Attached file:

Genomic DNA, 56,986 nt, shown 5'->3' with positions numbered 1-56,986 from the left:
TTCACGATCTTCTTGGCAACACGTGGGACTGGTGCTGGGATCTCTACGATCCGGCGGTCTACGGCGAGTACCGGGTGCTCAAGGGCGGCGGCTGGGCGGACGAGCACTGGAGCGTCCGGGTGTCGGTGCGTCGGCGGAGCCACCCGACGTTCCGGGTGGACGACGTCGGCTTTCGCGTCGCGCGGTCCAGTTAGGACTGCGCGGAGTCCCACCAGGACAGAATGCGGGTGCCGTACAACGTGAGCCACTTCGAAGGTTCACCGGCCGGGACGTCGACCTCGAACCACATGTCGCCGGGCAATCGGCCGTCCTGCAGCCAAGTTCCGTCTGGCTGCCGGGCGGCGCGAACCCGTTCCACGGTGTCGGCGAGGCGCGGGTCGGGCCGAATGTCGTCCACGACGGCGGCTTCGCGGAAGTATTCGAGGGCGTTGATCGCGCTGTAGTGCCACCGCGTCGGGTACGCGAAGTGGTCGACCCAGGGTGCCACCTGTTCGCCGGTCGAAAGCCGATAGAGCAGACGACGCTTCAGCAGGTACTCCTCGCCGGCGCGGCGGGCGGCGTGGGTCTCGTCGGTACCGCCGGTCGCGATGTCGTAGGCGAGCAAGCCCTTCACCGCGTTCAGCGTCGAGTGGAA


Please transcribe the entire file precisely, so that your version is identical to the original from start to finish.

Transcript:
Genomic DNA, 56,986 nt, shown 5'->3' with positions numbered 1-56,986 from the left:
TTCACGATCTTCTTGGCAACACGTGGGACTGGTGCTGGGATCTCTACGATCCGGCGGTCTACGGCGAGTACCGGGTGCTCAAGGGCGGCGGCTGGGCGGACGAGCACTGGAGCGTCCGGGTGTCGGTGCGTCGGCGGAGCCACCCGACGTTCCGGGTGGACGACGTCGGCTTTCGCGTCGCGCGGTCCAGTTAGGACTGCGCGGAGTCCCACCAGGACAGAATGCGGGTGCCGTACAACGTGAGCCACTTCGAAGGTTCACCGGCCGGGACGTCGACCTCGAACCACATGTCGCCGGGCAATCGGCCGTCCTGCAGCCAAGTTCCGTCTGGCTGCCGGGCGGCGCGAACCCGTTCCACGGTGTCGGCGAGGCGCGGGTCGGGCCGAATGTCGTCCACGACGGCGGCTTCGCGGAAGTATTCGAGGGCGTTGATCGCGCTGTAGTGCCACCGCGTCGGGTACGCGAAGTGGTCGACCCAGGGTGCCACCTGTTCGCCGGTCGAAAGCCGATAGAGCAGACGACGCTTCAGCAGGTACTCCTCGCCGGCGCGGCGGGCGGCGTGGGTCTCGTCGGTACCGCCGGTCGCGATGTCGTAGGCGAGCAAGCCCTTCACCGCGTTCAGCGTCGAGTGGAA